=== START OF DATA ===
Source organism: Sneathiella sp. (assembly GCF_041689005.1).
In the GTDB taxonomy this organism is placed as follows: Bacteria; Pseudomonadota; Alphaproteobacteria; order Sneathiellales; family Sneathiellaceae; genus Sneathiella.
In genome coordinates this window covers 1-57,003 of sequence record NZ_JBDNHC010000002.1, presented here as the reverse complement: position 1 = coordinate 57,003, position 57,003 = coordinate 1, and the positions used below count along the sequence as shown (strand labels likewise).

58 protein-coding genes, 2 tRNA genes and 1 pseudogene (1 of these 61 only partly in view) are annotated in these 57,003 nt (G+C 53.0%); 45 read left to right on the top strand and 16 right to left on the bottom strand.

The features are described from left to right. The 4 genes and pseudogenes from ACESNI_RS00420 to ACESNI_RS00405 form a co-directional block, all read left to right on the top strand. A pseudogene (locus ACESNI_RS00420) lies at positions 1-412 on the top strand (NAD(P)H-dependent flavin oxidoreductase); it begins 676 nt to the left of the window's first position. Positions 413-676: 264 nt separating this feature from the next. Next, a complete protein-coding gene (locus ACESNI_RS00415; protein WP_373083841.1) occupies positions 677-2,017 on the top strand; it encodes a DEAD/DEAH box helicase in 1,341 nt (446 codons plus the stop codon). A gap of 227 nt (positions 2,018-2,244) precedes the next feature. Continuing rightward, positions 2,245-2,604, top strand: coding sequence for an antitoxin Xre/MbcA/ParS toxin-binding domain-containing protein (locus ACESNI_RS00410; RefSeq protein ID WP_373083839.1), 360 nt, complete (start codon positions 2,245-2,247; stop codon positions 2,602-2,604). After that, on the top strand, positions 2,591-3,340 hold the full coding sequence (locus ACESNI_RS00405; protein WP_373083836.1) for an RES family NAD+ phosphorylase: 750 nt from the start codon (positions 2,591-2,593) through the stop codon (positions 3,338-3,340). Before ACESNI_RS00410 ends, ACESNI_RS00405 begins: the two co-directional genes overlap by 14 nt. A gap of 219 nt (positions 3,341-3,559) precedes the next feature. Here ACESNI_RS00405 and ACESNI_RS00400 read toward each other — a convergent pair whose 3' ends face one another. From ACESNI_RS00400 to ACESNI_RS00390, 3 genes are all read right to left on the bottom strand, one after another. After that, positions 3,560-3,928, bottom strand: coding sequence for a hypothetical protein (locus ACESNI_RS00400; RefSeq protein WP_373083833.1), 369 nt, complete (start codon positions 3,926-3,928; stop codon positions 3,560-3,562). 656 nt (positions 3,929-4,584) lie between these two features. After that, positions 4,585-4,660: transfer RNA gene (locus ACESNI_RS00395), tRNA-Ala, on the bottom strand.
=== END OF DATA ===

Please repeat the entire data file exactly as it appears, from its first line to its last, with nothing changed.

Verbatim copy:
Source organism: Sneathiella sp. (assembly GCF_041689005.1).
In the GTDB taxonomy this organism is placed as follows: Bacteria; Pseudomonadota; Alphaproteobacteria; order Sneathiellales; family Sneathiellaceae; genus Sneathiella.
In genome coordinates this window covers 1-57,003 of sequence record NZ_JBDNHC010000002.1, presented here as the reverse complement: position 1 = coordinate 57,003, position 57,003 = coordinate 1, and the positions used below count along the sequence as shown (strand labels likewise).

58 protein-coding genes, 2 tRNA genes and 1 pseudogene (1 of these 61 only partly in view) are annotated in these 57,003 nt (G+C 53.0%); 45 read left to right on the top strand and 16 right to left on the bottom strand.

The features are described from left to right. The 4 genes and pseudogenes from ACESNI_RS00420 to ACESNI_RS00405 form a co-directional block, all read left to right on the top strand. A pseudogene (locus ACESNI_RS00420) lies at positions 1-412 on the top strand (NAD(P)H-dependent flavin oxidoreductase); it begins 676 nt to the left of the window's first position. Positions 413-676: 264 nt separating this feature from the next. Next, a complete protein-coding gene (locus ACESNI_RS00415; protein WP_373083841.1) occupies positions 677-2,017 on the top strand; it encodes a DEAD/DEAH box helicase in 1,341 nt (446 codons plus the stop codon). A gap of 227 nt (positions 2,018-2,244) precedes the next feature. Continuing rightward, positions 2,245-2,604, top strand: coding sequence for an antitoxin Xre/MbcA/ParS toxin-binding domain-containing protein (locus ACESNI_RS00410; RefSeq protein ID WP_373083839.1), 360 nt, complete (start codon positions 2,245-2,247; stop codon positions 2,602-2,604). After that, on the top strand, positions 2,591-3,340 hold the full coding sequence (locus ACESNI_RS00405; protein WP_373083836.1) for an RES family NAD+ phosphorylase: 750 nt from the start codon (positions 2,591-2,593) through the stop codon (positions 3,338-3,340). Before ACESNI_RS00410 ends, ACESNI_RS00405 begins: the two co-directional genes overlap by 14 nt. A gap of 219 nt (positions 3,341-3,559) precedes the next feature. Here ACESNI_RS00405 and ACESNI_RS00400 read toward each other — a convergent pair whose 3' ends face one another. From ACESNI_RS00400 to ACESNI_RS00390, 3 genes are all read right to left on the bottom strand, one after another. After that, positions 3,560-3,928, bottom strand: coding sequence for a hypothetical protein (locus ACESNI_RS00400; RefSeq protein WP_373083833.1), 369 nt, complete (start codon positions 3,926-3,928; stop codon positions 3,560-3,562). 656 nt (positions 3,929-4,584) lie between these two features. After that, positions 4,585-4,660: transfer RNA gene (locus ACESNI_RS00395), tRNA-Ala, on the bottom strand.